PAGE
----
Forced Labour and Other Forms of the Nazi Terror and Exploitation in the Permanent Exhibition of the Museum of the Second World War in Gdańsk
The Museum of the Second World in Gdańsk (www.muzeum1939.pl) is scheduled to be opened at the end of 2016. It is a museum of the war, but not a military museum. The experience of civilians is the crucial one for its content and message. The topic of the forced labour is a part of the most important and largest section of its permanent exhibition, which is devoted to various forms of terror, genocide and exploitation. Apart from the forced labour, this section presents the following topics: system of repression against subjugated nations, deportations, concentration camps. Adjacent sections contain extermination of mentally and physically handicapped and the extermination of Jews. This reflects a deliberate approach that various forms of Nazi terror and exploitation were inter-related, influenced each other and should be presented jointly if one wants to explore their roots and dynamics.
The part devoted to the forced labour emphasizes a mass scale and multi-national character of this phenomenon. A key exhibit which shows these features of the slave labour in the Nazi system are Adrema plates used by the Germans for registering forced labourers. Those presented at the exhibition in Gdańsk were used during the war in the shipyards and other industrial plants in the area. The museum has got in its collection 1700 Adrema plates containing names of workers from many countries.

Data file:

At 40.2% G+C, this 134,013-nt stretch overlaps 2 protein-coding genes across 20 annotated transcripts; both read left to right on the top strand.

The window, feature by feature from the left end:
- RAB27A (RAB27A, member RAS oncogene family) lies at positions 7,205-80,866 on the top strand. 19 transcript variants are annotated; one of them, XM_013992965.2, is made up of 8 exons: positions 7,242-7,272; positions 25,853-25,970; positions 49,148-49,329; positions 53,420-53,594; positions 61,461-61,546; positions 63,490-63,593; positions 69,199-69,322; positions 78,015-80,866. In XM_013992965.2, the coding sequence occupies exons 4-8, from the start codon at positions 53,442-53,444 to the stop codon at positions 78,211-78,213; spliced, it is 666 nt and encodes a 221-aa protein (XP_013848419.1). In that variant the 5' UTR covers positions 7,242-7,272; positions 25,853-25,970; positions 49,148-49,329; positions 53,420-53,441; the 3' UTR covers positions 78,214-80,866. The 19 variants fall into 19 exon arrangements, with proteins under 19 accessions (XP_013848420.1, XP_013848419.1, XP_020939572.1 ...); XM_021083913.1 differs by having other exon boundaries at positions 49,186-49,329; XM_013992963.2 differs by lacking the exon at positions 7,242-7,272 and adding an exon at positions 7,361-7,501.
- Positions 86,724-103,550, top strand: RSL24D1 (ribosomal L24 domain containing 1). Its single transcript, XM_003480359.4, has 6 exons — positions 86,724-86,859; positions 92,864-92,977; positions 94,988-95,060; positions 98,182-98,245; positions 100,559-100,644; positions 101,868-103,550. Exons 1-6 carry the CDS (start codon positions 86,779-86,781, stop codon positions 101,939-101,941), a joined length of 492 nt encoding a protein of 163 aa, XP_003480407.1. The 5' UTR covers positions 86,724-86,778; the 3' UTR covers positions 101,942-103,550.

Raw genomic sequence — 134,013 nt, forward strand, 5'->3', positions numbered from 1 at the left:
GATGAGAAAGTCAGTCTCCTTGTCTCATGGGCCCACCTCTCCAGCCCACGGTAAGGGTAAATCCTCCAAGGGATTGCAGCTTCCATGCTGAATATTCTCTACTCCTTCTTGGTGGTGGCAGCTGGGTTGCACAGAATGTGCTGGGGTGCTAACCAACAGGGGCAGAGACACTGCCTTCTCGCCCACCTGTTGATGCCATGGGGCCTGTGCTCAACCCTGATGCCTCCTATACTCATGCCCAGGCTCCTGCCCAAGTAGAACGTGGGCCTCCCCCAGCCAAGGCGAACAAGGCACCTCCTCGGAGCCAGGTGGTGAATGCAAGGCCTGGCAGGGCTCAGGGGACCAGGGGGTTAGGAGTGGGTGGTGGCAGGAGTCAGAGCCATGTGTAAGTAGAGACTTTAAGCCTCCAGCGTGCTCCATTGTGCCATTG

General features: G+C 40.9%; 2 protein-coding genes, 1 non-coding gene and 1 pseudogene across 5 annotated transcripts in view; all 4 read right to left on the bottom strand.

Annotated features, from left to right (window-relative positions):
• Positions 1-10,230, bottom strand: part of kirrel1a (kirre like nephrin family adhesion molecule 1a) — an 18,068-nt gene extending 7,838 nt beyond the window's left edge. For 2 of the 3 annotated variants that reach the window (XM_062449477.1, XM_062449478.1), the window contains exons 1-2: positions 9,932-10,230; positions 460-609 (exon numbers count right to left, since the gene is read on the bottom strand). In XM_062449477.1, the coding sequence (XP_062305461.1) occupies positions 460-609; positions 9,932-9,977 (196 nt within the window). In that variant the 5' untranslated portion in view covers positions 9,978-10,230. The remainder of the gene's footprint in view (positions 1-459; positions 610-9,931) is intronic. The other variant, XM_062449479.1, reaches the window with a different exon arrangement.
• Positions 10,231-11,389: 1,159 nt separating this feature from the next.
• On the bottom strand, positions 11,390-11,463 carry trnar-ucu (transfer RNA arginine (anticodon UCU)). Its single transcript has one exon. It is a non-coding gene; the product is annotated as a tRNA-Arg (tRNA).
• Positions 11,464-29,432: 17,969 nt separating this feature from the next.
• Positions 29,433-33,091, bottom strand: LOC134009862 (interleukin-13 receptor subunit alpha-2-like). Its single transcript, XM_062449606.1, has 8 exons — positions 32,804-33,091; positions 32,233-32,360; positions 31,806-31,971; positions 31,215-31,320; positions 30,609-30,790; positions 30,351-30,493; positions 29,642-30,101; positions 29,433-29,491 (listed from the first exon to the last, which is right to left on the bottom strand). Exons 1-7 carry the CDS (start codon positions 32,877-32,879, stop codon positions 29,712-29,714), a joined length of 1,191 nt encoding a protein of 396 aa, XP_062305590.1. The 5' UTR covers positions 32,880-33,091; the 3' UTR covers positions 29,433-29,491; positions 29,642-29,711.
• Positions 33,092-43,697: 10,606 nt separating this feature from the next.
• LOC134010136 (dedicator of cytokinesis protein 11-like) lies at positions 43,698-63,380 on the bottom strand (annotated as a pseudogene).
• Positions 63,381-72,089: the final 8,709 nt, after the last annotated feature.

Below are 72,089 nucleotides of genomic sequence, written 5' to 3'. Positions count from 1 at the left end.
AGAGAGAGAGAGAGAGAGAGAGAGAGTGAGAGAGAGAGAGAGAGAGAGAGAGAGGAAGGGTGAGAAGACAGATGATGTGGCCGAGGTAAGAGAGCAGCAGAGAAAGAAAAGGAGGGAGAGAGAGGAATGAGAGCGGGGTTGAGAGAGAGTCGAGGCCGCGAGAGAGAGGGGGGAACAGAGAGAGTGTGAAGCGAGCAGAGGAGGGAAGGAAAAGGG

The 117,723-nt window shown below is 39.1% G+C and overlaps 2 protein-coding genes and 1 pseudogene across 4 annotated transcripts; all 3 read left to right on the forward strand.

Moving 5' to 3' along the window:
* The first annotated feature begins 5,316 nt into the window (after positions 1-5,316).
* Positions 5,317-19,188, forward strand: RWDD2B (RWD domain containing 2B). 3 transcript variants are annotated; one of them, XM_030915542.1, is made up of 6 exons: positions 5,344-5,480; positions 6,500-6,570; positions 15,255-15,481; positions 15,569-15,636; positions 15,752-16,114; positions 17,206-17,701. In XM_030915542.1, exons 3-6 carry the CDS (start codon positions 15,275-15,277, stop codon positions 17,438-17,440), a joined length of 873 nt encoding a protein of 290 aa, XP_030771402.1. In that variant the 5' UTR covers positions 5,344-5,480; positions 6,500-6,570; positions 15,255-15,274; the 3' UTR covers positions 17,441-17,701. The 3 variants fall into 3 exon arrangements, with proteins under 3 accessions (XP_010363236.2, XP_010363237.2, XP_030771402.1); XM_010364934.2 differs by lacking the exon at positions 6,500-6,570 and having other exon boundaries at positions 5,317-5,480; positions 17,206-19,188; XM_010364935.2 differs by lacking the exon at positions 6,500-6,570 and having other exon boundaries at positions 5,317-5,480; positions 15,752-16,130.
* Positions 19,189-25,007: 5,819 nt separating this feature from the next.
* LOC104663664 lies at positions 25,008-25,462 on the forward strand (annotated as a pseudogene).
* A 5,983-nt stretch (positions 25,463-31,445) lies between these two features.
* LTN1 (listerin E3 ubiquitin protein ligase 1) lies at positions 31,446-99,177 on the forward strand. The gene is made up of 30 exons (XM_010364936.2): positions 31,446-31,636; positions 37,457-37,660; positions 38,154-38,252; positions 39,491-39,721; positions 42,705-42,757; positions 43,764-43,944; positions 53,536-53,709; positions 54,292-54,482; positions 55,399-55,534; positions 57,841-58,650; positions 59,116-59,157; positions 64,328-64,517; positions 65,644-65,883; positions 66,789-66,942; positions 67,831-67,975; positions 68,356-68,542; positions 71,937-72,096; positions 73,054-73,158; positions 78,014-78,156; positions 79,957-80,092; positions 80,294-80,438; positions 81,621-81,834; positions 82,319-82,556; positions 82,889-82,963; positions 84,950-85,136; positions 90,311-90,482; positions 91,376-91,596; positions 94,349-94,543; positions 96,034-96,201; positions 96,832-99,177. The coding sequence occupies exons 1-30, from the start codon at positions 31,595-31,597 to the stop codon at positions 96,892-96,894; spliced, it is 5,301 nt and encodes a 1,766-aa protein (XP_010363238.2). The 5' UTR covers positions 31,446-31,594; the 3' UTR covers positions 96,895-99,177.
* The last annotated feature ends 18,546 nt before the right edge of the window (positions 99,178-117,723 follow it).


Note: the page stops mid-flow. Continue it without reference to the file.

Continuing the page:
On the other hand the Museum wants to show individual stories of forced labourers. This goal is achieved by exhibits related to individual people, such as photographs, tools, armbands, cloth badges, diaries. The exhibition focuses as well on various aspects of everyday life of forced labourers. It is depicted by means of many original photographs. Among them the special role play taken by Zdenek Tmej, a Czech journalist and photographer, who in 1942-1944 was a forced labourer in Wrocław (Breslau).
The exhibition will also include topics of segregation between German population and forced labourers and reprisals. The latter issue will be presented by photographs of executions of forced labourers and also by film footage from a small Silesian town, showing a public humiliation of a German man and a Polish woman, who was a forced labourer. They were accused of having an intimate relationship and both punished. The man by sending him to the Eastern front, the woman by arresting by the Gestapo and sending to a concentration camp.
Paweł Machcewicz, historian and political scientist, graduated from the Department of History at the Warsaw University. He is currently professor at the Institute of Political Studies of the Polish Academy of Sciences and director of the Museum of the Second World War (under construction) in Gdańsk.